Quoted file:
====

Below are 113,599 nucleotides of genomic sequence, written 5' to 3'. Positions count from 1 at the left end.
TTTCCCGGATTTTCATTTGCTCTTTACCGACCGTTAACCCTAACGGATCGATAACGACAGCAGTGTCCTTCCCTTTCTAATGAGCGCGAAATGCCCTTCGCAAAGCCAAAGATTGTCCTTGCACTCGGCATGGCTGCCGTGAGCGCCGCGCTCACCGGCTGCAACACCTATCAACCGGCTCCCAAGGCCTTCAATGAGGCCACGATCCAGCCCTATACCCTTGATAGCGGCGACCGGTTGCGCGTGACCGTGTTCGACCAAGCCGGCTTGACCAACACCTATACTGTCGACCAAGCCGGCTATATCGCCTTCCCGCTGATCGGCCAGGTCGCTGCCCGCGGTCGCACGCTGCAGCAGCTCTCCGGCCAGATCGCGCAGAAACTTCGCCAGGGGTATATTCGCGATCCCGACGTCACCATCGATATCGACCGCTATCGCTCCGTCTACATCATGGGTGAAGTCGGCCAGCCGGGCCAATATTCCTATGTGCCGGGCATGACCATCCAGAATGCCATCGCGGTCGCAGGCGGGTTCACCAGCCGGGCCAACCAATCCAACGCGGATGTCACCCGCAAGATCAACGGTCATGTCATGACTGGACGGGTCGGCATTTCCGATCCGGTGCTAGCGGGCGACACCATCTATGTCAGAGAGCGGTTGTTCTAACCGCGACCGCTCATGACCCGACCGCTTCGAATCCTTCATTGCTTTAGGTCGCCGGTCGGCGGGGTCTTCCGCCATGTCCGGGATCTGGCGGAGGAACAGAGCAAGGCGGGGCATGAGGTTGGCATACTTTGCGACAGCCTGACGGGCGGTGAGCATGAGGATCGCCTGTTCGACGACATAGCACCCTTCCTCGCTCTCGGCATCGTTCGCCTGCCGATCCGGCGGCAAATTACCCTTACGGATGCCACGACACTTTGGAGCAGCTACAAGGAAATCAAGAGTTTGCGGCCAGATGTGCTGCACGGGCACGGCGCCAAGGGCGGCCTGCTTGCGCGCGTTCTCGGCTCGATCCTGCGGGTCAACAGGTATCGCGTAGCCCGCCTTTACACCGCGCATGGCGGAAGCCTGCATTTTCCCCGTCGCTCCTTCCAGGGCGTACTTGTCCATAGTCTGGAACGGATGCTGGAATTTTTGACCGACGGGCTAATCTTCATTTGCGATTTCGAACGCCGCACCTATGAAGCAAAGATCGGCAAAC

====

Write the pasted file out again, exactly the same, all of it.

Below are 113,599 nucleotides of genomic sequence, written 5' to 3'. Positions count from 1 at the left end.
TTTCCCGGATTTTCATTTGCTCTTTACCGACCGTTAACCCTAACGGATCGATAACGACAGCAGTGTCCTTCCCTTTCTAATGAGCGCGAAATGCCCTTCGCAAAGCCAAAGATTGTCCTTGCACTCGGCATGGCTGCCGTGAGCGCCGCGCTCACCGGCTGCAACACCTATCAACCGGCTCCCAAGGCCTTCAATGAGGCCACGATCCAGCCCTATACCCTTGATAGCGGCGACCGGTTGCGCGTGACCGTGTTCGACCAAGCCGGCTTGACCAACACCTATACTGTCGACCAAGCCGGCTATATCGCCTTCCCGCTGATCGGCCAGGTCGCTGCCCGCGGTCGCACGCTGCAGCAGCTCTCCGGCCAGATCGCGCAGAAACTTCGCCAGGGGTATATTCGCGATCCCGACGTCACCATCGATATCGACCGCTATCGCTCCGTCTACATCATGGGTGAAGTCGGCCAGCCGGGCCAATATTCCTATGTGCCGGGCATGACCATCCAGAATGCCATCGCGGTCGCAGGCGGGTTCACCAGCCGGGCCAACCAATCCAACGCGGATGTCACCCGCAAGATCAACGGTCATGTCATGACTGGACGGGTCGGCATTTCCGATCCGGTGCTAGCGGGCGACACCATCTATGTCAGAGAGCGGTTGTTCTAACCGCGACCGCTCATGACCCGACCGCTTCGAATCCTTCATTGCTTTAGGTCGCCGGTCGGCGGGGTCTTCCGCCATGTCCGGGATCTGGCGGAGGAACAGAGCAAGGCGGGGCATGAGGTTGGCATACTTTGCGACAGCCTGACGGGCGGTGAGCATGAGGATCGCCTGTTCGACGACATAGCACCCTTCCTCGCTCTCGGCATCGTTCGCCTGCCGATCCGGCGGCAAATTACCCTTACGGATGCCACGACACTTTGGAGCAGCTACAAGGAAATCAAGAGTTTGCGGCCAGATGTGCTGCACGGGCACGGCGCCAAGGGCGGCCTGCTTGCGCGCGTTCTCGGCTCGATCCTGCGGGTCAACAGGTATCGCGTAGCCCGCCTTTACACCGCGCATGGCGGAAGCCTGCATTTTCCCCGTCGCTCCTTCCAGGGCGTACTTGTCCATAGTCTGGAACGGATGCTGGAATTTTTGACCGACGGGCTAATCTTCATTTGCGATTTCGAACGCCGCACCTATGAAGCAAAGATCGGCAAAC